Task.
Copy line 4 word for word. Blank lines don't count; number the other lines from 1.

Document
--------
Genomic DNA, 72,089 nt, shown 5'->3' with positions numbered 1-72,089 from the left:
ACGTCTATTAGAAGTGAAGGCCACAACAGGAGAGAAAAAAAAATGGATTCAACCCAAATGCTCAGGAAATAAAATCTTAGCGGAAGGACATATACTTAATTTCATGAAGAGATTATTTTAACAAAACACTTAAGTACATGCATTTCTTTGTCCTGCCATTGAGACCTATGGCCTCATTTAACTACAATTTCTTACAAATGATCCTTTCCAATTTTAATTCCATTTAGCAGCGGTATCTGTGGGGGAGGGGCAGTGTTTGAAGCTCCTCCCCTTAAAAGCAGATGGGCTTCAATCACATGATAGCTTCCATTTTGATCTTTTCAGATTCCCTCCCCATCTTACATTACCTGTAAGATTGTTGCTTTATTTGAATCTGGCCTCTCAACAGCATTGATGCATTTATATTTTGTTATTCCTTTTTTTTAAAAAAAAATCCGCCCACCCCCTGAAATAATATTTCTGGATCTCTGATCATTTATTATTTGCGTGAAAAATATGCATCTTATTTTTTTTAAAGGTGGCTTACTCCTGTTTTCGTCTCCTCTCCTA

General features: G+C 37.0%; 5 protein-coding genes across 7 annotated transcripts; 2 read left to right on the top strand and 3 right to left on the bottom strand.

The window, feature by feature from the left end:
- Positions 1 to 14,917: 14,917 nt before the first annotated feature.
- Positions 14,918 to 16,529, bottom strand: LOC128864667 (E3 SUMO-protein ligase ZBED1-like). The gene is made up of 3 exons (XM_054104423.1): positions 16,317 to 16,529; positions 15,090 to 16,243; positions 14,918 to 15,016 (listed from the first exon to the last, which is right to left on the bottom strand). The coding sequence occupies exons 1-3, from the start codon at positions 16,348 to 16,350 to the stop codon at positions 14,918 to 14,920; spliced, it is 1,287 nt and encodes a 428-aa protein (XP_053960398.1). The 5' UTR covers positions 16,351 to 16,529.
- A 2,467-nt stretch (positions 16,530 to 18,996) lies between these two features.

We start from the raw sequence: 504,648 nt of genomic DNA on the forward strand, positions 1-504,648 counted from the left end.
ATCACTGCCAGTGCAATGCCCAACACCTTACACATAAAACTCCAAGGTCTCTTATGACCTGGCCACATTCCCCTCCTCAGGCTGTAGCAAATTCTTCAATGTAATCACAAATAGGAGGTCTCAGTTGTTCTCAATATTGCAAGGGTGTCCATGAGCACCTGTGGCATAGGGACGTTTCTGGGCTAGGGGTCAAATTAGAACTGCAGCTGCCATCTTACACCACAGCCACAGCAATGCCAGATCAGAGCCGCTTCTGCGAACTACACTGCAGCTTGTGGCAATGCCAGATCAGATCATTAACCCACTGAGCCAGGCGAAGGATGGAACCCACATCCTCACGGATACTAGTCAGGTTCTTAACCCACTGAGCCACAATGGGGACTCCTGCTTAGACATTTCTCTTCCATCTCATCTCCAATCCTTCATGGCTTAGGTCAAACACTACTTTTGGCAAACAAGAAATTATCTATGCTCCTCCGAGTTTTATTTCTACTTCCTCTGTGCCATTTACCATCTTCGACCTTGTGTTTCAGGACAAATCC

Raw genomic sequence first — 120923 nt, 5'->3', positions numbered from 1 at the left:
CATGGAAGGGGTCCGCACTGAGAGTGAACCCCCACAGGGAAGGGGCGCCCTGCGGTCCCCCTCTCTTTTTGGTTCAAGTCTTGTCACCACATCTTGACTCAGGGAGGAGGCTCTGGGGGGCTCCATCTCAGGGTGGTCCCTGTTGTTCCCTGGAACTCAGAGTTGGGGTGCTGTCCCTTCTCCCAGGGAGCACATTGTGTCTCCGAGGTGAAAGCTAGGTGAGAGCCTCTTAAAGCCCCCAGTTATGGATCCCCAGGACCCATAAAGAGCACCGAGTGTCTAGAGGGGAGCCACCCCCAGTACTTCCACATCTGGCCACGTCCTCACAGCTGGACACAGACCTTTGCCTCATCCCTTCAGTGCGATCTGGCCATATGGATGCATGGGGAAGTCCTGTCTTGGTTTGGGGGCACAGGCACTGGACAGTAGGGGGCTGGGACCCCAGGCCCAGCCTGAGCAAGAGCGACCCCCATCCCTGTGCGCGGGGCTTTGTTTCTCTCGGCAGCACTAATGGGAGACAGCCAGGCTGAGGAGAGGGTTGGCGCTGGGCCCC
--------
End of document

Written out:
The window, feature by feature from the left end: